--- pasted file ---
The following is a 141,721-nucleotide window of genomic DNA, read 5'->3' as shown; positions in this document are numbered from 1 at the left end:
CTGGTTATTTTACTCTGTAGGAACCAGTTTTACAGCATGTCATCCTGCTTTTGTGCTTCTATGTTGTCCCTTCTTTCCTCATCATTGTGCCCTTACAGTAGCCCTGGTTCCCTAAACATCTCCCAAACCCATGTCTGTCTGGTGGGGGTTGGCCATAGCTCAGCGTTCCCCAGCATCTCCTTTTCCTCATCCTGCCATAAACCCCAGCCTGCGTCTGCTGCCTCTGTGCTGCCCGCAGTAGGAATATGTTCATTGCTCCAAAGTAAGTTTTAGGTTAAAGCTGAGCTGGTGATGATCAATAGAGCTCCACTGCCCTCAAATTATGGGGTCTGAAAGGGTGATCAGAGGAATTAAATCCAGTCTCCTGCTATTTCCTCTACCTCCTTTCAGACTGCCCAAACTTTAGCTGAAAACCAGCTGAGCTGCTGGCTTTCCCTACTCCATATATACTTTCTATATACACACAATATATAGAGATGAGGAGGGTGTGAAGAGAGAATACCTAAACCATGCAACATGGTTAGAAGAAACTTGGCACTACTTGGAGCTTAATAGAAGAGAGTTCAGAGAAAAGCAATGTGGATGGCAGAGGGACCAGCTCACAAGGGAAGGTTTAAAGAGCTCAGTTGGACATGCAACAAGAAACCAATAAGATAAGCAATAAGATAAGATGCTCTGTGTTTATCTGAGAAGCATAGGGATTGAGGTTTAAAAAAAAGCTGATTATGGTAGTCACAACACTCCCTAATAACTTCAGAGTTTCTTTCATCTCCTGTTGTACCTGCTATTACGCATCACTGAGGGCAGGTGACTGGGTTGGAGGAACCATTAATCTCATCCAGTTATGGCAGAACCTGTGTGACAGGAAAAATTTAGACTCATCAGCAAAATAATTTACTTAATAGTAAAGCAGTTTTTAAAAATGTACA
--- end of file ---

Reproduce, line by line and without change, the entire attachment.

The following is a 141,721-nucleotide window of genomic DNA, read 5'->3' as shown; positions in this document are numbered from 1 at the left end:
CTGGTTATTTTACTCTGTAGGAACCAGTTTTACAGCATGTCATCCTGCTTTTGTGCTTCTATGTTGTCCCTTCTTTCCTCATCATTGTGCCCTTACAGTAGCCCTGGTTCCCTAAACATCTCCCAAACCCATGTCTGTCTGGTGGGGGTTGGCCATAGCTCAGCGTTCCCCAGCATCTCCTTTTCCTCATCCTGCCATAAACCCCAGCCTGCGTCTGCTGCCTCTGTGCTGCCCGCAGTAGGAATATGTTCATTGCTCCAAAGTAAGTTTTAGGTTAAAGCTGAGCTGGTGATGATCAATAGAGCTCCACTGCCCTCAAATTATGGGGTCTGAAAGGGTGATCAGAGGAATTAAATCCAGTCTCCTGCTATTTCCTCTACCTCCTTTCAGACTGCCCAAACTTTAGCTGAAAACCAGCTGAGCTGCTGGCTTTCCCTACTCCATATATACTTTCTATATACACACAATATATAGAGATGAGGAGGGTGTGAAGAGAGAATACCTAAACCATGCAACATGGTTAGAAGAAACTTGGCACTACTTGGAGCTTAATAGAAGAGAGTTCAGAGAAAAGCAATGTGGATGGCAGAGGGACCAGCTCACAAGGGAAGGTTTAAAGAGCTCAGTTGGACATGCAACAAGAAACCAATAAGATAAGCAATAAGATAAGATGCTCTGTGTTTATCTGAGAAGCATAGGGATTGAGGTTTAAAAAAAAGCTGATTATGGTAGTCACAACACTCCCTAATAACTTCAGAGTTTCTTTCATCTCCTGTTGTACCTGCTATTACGCATCACTGAGGGCAGGTGACTGGGTTGGAGGAACCATTAATCTCATCCAGTTATGGCAGAACCTGTGTGACAGGAAAAATTTAGACTCATCAGCAAAATAATTTACTTAATAGTAAAGCAGTTTTTAAAAATGTACA